How to Wipe and Reset a EqualLogic SAN

EqualLogic SANSometimes you will need to do a wipe of a storage solution, maybe you’re selling it, just taking it down and do not have any plans for it or something third. No matter the reason, if it is a EqualLogic SAN there is no built-in way of doing it for the users – and then again…!

To do a total wipe and factory reset of a EqualLogic SAN there is a simple two-step process to follow. It does not take that much to do, frighteningly enough, but it will take quite a few hours to finish, so find a big pot of coffee or something else to do in the meantime.

First Step – Wipe the Disks

Normally the Tech-Support commands are not allowed for customers to run, but we will make an exception and hope Dell Support will not come after me for revealing this.

Please do not run any other commands while in the tech support bash as you may permanently damage your array, according to Dell Support.

Caution: Once this command is run, ALL former meta-data on the disks will be completely overwritten!
(It will take 3-4 hours to complete.)

To completely wipe all data with no chance of restoring it:

  1. Login to the array as “grpadmin”.
  2. Type “su ex sh” and press enter. This will take you to the tech-support commands which are restricted to Tech Support personnel.
  3. Type “diskzero” and press enter.
  4. The array will ask you to confirm with “Y” or “N”. Confirm by typing “Y” and hitting enter.


Second Step – Reset to Factory Defaults

If an array is a member of a multi-member group, it is highly recommended that you remove the member from the group, which automatically runs the reset command. This will move any volume data residing on the array to the remaining group members if possible.

Caution: This command eliminates ALL group, member, and volume configuration information and volume data on the array. The array will not be able to connect to a group until you add it to the group.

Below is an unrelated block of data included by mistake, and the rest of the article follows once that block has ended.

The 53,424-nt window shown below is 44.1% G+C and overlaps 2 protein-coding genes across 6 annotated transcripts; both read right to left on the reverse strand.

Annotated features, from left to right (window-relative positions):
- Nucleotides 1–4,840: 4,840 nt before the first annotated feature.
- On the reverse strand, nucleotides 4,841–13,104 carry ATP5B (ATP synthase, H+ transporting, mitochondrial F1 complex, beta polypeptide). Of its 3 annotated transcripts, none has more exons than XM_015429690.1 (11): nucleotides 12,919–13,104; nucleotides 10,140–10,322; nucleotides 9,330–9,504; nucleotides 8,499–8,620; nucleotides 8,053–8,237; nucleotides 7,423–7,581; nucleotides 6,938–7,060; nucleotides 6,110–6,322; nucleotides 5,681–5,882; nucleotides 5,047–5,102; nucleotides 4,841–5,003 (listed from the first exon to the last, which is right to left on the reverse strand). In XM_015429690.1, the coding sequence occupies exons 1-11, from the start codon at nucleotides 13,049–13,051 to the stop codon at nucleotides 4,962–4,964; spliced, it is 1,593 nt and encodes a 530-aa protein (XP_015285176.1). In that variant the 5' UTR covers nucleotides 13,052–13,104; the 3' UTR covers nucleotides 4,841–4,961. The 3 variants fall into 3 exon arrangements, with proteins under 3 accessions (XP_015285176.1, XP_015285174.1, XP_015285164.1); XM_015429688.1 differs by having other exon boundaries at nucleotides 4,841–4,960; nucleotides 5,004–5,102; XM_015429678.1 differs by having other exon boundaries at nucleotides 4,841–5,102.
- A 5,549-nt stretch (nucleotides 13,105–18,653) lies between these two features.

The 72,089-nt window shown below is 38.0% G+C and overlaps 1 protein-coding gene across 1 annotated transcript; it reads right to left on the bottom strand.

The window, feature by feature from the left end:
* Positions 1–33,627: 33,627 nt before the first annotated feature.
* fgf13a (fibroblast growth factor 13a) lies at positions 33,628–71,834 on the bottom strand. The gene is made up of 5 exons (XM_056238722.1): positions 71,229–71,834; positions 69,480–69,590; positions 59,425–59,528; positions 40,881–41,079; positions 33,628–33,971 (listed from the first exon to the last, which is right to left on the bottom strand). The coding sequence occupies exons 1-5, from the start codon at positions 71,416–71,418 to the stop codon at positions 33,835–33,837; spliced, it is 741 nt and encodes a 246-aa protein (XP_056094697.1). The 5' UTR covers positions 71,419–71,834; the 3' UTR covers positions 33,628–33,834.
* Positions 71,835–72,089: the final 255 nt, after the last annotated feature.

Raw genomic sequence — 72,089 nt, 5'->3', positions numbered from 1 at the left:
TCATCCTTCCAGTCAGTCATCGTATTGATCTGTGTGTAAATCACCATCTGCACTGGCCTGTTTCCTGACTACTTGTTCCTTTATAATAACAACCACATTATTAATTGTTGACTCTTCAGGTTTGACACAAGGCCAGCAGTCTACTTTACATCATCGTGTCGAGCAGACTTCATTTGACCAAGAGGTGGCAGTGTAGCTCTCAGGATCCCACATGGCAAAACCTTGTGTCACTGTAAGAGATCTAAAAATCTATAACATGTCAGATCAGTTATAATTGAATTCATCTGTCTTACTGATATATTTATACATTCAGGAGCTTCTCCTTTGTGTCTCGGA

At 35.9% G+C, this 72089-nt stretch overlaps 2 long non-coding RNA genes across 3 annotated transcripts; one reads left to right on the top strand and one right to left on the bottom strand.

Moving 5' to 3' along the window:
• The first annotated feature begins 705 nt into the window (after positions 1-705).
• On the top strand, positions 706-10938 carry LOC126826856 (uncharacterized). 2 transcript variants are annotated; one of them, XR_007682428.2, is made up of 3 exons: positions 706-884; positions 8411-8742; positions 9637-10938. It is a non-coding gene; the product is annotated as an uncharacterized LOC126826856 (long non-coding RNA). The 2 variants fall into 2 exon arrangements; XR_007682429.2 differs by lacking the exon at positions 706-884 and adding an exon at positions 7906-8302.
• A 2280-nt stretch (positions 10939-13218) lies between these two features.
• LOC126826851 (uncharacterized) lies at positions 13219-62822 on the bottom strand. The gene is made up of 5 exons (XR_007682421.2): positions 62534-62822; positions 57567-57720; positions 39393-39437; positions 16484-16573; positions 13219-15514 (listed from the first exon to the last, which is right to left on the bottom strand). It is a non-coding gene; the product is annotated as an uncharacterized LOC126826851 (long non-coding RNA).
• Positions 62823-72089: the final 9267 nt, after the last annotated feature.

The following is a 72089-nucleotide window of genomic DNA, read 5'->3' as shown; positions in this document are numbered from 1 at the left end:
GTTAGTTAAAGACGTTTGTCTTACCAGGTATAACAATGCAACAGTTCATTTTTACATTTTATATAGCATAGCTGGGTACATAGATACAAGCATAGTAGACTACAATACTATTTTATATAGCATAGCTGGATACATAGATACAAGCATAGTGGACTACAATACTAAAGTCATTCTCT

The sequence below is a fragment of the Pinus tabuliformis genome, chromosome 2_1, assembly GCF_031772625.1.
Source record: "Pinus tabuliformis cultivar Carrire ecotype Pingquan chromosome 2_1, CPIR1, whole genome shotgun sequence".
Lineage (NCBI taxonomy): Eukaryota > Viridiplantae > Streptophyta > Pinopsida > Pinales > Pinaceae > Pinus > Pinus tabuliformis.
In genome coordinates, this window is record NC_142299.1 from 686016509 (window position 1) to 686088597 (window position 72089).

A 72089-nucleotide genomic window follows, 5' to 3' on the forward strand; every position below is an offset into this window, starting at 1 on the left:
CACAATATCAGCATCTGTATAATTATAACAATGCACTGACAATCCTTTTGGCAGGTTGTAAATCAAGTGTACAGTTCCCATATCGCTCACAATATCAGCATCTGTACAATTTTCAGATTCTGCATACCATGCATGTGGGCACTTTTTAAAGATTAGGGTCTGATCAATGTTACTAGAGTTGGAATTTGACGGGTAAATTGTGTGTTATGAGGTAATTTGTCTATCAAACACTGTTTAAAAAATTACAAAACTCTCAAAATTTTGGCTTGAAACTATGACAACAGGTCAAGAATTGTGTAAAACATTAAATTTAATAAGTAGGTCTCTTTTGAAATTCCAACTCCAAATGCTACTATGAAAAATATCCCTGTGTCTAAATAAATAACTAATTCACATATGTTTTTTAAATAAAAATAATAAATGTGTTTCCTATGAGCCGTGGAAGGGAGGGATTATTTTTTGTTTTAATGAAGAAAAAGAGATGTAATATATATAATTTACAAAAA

If the array is the only remaining member of a group, run the reset command. (You cannot remove the last member of a group.)

  1. Login to the array as “grpadmin”.
  2. Type “reset” and press enter.
  3. Type “DeleteAllMyDataNow” and press enter

After confirming that you want to reset the array, all network connections are closed.

How to See Bottleneck(s) on Veeam Restores

Veeam’s bottleneck feature is a great tool for giving a pointer to where a potential problem lies if you are not getting the performance you expect during a backup.
However, when doing a restore Veeam sadly does not show any bottleneck statistics – but it does create them!

To see the bottleneck statistics for a restore is actually quite easy, but does require you know where to look and how to interpret/read them.

Where to Look

Simply go to “C:\ProgramData\Veeam\Backup” and find the folder named after the virtual machine that you are restoring or have restored.
There you will find several log files, but the one that we are interested in here is the one called “Vm.VMNAME.Restore”, VMNAME being the virtual machine name.

What to Look for and How to Read It

The restore log contains a lot of information, but what we are interested in is a line that looks like this (just search for “pex”):

[24.04.2015 15:10:49] <11> Info           [AP] (a82b) output: –pex:0;262144;0;0;262144;1562;79;29;69;79;15;8;130743546495880000

Let us break it down a bit and just look at what is interesting:

  • The number after the sixth semicolon is Source Read Busy at the source storage
  • The number after the seventh semicolon is Source Processing Busy at the source proxy
  • The number after the eight semicolon is Source Write Busy at the source network
  • The number after the ninth semicolon is Target Read Busy at the target network
  • The number after the tenth semicolon is Target Processing Busy at the target proxy
  • The number after the eleventh semicolon is Target Write Busy at the target storage

These numbers are all in percentages and so taking the example above we will get the following bottleneck statistics for the restore:

  • 79 % source storage
  • 29 % source proxy
  • 69 % source network
  • 79 % target network
  • 15 % target proxy
  • 8 % target storage

Now bear in mind that the statistics might change as the jobs goes along, so it is a good idea to go through all the numbers from each line generated by each run. (The percentage processed is the first number after “pex”.)